“In his speech today, the president spat in the well from which he used to drink,” Regev says.

IDF casts doubt on Liberman’s claim Hezbollah behind Friday’s rocket attack

The IDF says it is not the source of Defense Minister Avigdor Liberman’s claim that the Hezbollah terrorist group was responsible for last Friday’s rocket attack on the Golan Heights.

At a faction meeting earlier in the day, Liberman said the rocket strikes were not accidental spillover from the fighting in Syria, as most have been, but were deliberate attacks ordered by Hezbollah leader Hassan Nasrallah.

However, the IDF has not made the same claim, and unnamed military sources told Hebrew media outlets that this was Liberman’s personal interpretation, not the army’s assessment.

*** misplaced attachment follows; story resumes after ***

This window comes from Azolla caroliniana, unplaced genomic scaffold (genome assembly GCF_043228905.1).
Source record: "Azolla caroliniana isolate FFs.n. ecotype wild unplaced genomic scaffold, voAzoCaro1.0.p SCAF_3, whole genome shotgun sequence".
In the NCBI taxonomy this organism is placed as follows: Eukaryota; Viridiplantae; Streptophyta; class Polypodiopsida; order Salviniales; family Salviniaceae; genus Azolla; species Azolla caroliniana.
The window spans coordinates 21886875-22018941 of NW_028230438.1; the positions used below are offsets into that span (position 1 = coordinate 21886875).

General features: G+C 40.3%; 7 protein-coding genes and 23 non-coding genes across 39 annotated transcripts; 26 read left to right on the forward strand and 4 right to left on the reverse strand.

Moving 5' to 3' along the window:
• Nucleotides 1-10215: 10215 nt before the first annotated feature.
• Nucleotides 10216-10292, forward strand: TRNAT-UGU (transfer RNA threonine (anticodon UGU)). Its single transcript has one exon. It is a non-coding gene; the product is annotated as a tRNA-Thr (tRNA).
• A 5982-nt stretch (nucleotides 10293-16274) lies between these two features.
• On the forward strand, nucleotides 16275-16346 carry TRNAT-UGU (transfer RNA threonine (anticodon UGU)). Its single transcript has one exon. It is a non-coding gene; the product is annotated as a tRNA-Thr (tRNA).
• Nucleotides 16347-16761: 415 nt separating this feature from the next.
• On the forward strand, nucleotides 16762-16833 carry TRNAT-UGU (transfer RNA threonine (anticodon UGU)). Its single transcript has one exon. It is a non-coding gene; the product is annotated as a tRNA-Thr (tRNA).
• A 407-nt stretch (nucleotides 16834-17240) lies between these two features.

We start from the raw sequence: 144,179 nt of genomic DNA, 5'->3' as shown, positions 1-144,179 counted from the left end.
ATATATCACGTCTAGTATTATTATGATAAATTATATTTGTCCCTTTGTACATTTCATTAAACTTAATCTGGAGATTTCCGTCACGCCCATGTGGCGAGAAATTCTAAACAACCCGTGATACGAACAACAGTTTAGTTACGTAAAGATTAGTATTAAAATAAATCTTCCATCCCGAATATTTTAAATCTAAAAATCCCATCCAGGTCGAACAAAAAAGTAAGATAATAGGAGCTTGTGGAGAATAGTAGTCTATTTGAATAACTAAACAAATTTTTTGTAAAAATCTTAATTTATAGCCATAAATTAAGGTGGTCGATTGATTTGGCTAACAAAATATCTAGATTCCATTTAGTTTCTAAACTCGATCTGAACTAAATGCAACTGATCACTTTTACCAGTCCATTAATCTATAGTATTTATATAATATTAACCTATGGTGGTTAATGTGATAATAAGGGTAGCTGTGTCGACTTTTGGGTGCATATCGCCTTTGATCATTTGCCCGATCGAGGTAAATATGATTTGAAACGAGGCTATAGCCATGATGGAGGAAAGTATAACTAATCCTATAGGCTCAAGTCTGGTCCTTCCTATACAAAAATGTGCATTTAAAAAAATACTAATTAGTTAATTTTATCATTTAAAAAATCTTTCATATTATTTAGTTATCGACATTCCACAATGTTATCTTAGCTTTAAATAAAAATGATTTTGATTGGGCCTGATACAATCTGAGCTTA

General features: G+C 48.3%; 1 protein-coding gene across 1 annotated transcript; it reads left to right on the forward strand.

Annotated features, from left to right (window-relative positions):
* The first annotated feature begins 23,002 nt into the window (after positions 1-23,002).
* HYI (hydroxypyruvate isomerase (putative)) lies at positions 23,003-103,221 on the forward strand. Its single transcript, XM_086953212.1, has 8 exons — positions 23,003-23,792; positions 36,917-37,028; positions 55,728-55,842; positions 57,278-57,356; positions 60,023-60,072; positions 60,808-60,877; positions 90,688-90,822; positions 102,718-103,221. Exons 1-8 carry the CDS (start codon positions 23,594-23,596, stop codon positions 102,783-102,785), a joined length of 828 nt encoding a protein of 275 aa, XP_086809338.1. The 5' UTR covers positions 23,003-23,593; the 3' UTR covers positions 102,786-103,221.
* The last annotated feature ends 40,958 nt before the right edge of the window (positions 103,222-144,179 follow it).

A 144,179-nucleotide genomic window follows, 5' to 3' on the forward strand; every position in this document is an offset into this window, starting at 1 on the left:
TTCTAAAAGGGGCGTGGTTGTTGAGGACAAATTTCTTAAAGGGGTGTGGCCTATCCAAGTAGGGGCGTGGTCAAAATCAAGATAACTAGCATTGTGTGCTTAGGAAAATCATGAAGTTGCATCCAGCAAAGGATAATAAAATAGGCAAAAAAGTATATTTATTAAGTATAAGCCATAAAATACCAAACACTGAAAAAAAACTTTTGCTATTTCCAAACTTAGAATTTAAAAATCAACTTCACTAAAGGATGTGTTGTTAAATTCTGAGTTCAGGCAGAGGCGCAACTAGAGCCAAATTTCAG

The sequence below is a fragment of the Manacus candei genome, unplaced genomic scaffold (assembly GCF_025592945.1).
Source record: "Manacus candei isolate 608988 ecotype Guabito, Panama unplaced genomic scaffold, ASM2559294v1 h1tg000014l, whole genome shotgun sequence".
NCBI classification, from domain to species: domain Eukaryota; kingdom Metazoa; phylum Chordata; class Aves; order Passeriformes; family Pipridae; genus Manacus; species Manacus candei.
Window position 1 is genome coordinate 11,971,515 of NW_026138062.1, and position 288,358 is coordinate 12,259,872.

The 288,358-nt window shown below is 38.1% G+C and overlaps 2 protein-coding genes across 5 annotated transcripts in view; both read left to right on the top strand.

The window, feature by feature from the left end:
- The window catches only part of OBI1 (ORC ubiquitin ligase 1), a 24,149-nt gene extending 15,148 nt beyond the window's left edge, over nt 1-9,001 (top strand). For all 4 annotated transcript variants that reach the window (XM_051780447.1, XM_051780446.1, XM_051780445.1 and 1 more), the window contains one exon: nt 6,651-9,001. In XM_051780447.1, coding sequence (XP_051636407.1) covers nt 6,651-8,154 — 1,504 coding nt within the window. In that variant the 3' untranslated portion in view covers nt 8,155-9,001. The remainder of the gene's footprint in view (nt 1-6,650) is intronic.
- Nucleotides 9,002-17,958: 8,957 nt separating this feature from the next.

Russia says man who stabbed journalist was Israeli citizen

Russian investigators identify the man who stabbed a journalist in the neck as a dual Russian-Israeli citizen, who apparently had a mental illness.

The Investigative Committee, the top state investigative agency that deals with high-profile crimes, says the attacker is 48-year-old Boris Grits.

The committee says Grits, who has Russian and Israeli citizenship, left for Israel in 2003, and came back to Moscow a month ago.

The attacker, after being apprehended, told investigators he had been in “telepathic contact with Felgenhauer” for five years. In a brief video of his interrogation released by Moscow police, he claims the journalist was “haunting” him.

The committee says he would remain in custody and undergo a psychiatric evaluation.

— AP

Rock thrown at cop car; police suspect ultra-Orthodox protesters

A rock was thrown at a Border Police vehicle, breaking its windshield, following a protest by ultra-Orthodox men against the army draft.